Lessons from a systematic literature review of the effectiveness of recombinant factor VIIa in acquired haemophilia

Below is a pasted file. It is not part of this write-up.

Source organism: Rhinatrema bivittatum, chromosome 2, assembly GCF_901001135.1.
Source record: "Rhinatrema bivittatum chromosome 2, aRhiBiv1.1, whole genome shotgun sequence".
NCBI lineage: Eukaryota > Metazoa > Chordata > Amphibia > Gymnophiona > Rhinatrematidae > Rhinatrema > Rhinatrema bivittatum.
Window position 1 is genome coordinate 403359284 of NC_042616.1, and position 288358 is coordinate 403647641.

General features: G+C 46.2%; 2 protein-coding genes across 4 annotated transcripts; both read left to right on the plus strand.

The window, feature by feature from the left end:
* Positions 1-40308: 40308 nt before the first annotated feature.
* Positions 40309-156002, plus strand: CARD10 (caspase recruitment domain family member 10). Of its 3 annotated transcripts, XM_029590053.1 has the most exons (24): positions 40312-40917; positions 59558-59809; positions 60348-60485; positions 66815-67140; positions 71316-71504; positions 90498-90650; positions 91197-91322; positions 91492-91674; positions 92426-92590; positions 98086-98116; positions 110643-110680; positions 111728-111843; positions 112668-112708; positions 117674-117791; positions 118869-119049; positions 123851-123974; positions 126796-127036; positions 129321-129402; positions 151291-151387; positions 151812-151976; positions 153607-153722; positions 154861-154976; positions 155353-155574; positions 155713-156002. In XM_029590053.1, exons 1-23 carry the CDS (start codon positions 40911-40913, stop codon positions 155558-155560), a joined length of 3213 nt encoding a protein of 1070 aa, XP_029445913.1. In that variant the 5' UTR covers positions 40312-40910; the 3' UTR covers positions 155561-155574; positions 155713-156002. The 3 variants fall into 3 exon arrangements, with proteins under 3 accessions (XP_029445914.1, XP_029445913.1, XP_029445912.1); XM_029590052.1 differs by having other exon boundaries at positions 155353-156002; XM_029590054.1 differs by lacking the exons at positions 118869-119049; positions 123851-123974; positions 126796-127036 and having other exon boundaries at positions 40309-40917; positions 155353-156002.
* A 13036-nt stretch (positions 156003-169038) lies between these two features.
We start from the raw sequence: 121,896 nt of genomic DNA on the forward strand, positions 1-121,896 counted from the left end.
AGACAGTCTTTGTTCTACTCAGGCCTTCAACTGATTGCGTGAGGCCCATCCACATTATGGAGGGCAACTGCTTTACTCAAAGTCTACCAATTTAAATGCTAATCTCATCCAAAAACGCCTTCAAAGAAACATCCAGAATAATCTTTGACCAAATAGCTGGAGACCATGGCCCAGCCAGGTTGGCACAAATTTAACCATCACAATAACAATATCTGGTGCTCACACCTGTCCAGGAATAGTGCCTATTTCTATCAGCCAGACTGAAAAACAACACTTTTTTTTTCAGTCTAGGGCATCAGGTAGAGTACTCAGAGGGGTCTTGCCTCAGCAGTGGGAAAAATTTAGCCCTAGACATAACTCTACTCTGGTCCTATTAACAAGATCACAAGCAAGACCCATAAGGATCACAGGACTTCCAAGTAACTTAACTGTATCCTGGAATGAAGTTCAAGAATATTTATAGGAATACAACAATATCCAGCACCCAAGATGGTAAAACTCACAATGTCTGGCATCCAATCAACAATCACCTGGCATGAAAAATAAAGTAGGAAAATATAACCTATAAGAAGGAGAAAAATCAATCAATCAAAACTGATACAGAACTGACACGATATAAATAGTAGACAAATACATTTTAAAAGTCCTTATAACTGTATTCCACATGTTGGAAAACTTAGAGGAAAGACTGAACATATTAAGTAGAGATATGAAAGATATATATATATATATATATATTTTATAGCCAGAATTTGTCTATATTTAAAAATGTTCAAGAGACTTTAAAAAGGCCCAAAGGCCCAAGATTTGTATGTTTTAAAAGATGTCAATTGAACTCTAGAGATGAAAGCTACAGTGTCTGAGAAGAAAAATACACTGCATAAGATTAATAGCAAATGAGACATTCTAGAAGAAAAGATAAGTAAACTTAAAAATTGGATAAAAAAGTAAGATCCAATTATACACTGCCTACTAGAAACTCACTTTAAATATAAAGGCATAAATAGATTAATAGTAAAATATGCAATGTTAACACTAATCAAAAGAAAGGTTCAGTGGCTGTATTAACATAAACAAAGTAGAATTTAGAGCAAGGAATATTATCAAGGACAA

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To conduct a systematic review of the literature reporting efficacy and safety of recombinant factor VIIa (rFVIIa) for the treatment of bleeding in acquired haemophilia and, if data permitted, undertake a meta-analysis of the current evidence. MEDLINE®, Embase®, and the Cochrane Central Register of Controlled Trials (CENTRAL) databases were searched for all studies on rFVIIa treatment in acquired haemophilia. Heterogeneity of included studies was measured using the inconsistency index (I2). Of the 2353 publications screened, 290 potentially relevant references were identified: 12 studies published in 32 publications met inclusion criteria. In total, 1244 patients and 1714 bleeds were included (671 patients received rFVIIa treatment for 1063 bleeds). In seven of 12 studies, the initial dose of Recombinant FVIIa was 90 ± 10 μg/kg. Recombinant FVIIa was used as first-line therapy in the majority of cases. Median number of doses administered ranged from 10 to 28. Between 68 and 74% of bleeds were spontaneous, whereas 4-50% were traumatic. Thirty-nine to 90% of bleeds were severe. Haemostatic effectiveness was > 90% in 5/6 studies for both patient and bleed level. Recombinant FVIIa had a favourable safety profile with low risk of general adverse events and thromboembolic-associated events. The heterogeneity of the studies and data precluded a meta-analysis. Recombinant FVIIa demonstrated effectiveness for the treatment of bleeds and had a good safety profile. It is apparent from these data that there is a need for more standardised measures of clinical effectiveness in acquired haemophilia to enable comparison and pooling of results in the future.
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